Devlin's Titanic Voyage
Author Martina Devlin on her family's connection to the Titanic and her own plans to sail the 2012 centenary commemoration voyage
It was always an ambition of best-selling author Martina Devlin’s to write a work of historical fiction, an ambition which she fulfilled in 2007 with the publication of Ship of Dreams, her account of the fateful night that the Titanic sank in 1912.
Now Devlin is looking forward to fulfilling another ambition - following the final voyage that her ill-fated relative Thomas O'Brien made upon Belfast's most famous maritime creation on the Titanic's centenary commemoration voyage, taking place in April 2012.
'I’ve got my name down for a berth,' beams Devlin. 'It cost me quite a lot of money, so now I’m busy saving like mad. It’ll take me four years to save up for it!'
The commemorative sailing - organised by a company called Titanic Voyages - will launch from Southampton and sail to the Titanic's wreck site before docking in New York.
'It follows the exact same route that the Titanic did and we’ll sail to the spot where she sank for a memorial service and then on to Halifax in Newfoundland, which is where the nearest rescue boats departed from and also where most of the Titanic graves are,' Devlin explains.
'There were no spaces left in the third class berth, which is how Thomas travelled, so I had to upgrade to a second class berth. A man I made friends with through Ship of Dreams told me about it. He was teasing me saying that I had gone up in the world, that I belonged to steerage class and not second class!'
Little did Devlin know the revelation that was awaiting her when she began to research Ship of Dreams – a tragic turn of events involving her own family. It was while surfing the internet that Devlin found a website which unearthed the almost forgotten family secret.
'I was writing a different book at the time,' Devlin recalls. 'I was researching ships that sailed from Ireland to America in the 1900s and came across a website with a list of all the ships that sailed. I stumbled across the Titanic and found myself looking at the passenger list. A name leapt out at me, Thomas O’Brien, of Bonavie, County Limerick. My granny was called Josie O’Brien and she was from the same little townland.'
Thereafter, Devlin's mother confirmed that the man in question was in fact her grandmother Josie’s uncle. Devlin had unearthed a story that she felt 'compelled to tell'.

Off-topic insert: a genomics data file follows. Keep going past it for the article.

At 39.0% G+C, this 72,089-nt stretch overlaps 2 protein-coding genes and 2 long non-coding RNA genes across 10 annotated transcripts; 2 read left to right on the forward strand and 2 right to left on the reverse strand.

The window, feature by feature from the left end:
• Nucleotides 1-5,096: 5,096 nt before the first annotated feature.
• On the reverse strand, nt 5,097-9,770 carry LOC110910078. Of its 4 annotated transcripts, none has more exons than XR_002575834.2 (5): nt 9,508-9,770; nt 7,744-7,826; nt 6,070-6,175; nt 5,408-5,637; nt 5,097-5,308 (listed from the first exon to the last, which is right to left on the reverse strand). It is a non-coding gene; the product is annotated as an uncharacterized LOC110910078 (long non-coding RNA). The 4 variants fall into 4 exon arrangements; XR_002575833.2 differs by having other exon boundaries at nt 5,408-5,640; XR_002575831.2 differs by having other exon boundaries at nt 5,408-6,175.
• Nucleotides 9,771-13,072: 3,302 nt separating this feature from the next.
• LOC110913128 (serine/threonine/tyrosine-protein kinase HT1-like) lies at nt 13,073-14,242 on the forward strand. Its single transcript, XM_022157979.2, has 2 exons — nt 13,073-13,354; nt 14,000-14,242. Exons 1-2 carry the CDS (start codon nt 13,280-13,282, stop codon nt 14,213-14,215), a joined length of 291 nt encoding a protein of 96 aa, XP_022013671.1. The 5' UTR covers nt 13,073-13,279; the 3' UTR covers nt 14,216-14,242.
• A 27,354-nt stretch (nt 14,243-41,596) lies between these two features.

'Thomas was originally sailing out to meet his four sisters who lived in Chicago. His family thought he was travelling alone, but he had actually eloped with a girl called Hannah from a neighbouring townland.
'The family were amazed when, some time after Tom’s death, this woman made contact saying that she was Tom’s wife. Hannah had got into one of the last lifeboats launched and survived. Five months later, she gave birth to a baby girl called Marion.'
While writing the book, Devlin made contact with Marion’s daughter Catherine, who is now in her seventies. Catherine discovered that her grandfather had perished on the Titanic after watching the 1950s film A Night To Remember, based on the events of April 14, 1912. She described the story to her mother who then revealed her connection to the ship.
As far as Devlin's family know, Thomas O’ Brien’s body was never recovered. 'There are a lot of unmarked graves [in Newfoundland]. I can't wait to go and wander around them and pay tribute to the people who are buried there. Sometimes I like to think that my granny’s uncle is among them.'
Since Ship of Dreams was published in September 2007, Devlin’s story of her new-found links to the Titanic has generated interest amongst Titanic enthusiasts as well as her own literary fan base.
'96 years on, there’s still immense interest in the Titanic,' Devlin comments. 'Part of the reason is because there are still so many ‘what ifs’ surrounding the episode. What if the look-out men had had binoculars and been able to see? What if they had hit the iceberg head on rather than a glancing blow to the side?'
'Since the book came out, people have came up to me on the street to tell me about their connections to the ship and how they’ve investigated their own family’s links. My mother said that my granny found it too upsetting to talk about. Imagine, our family story could have been lost forever. You never know how many other families the same thing might have occurred in.'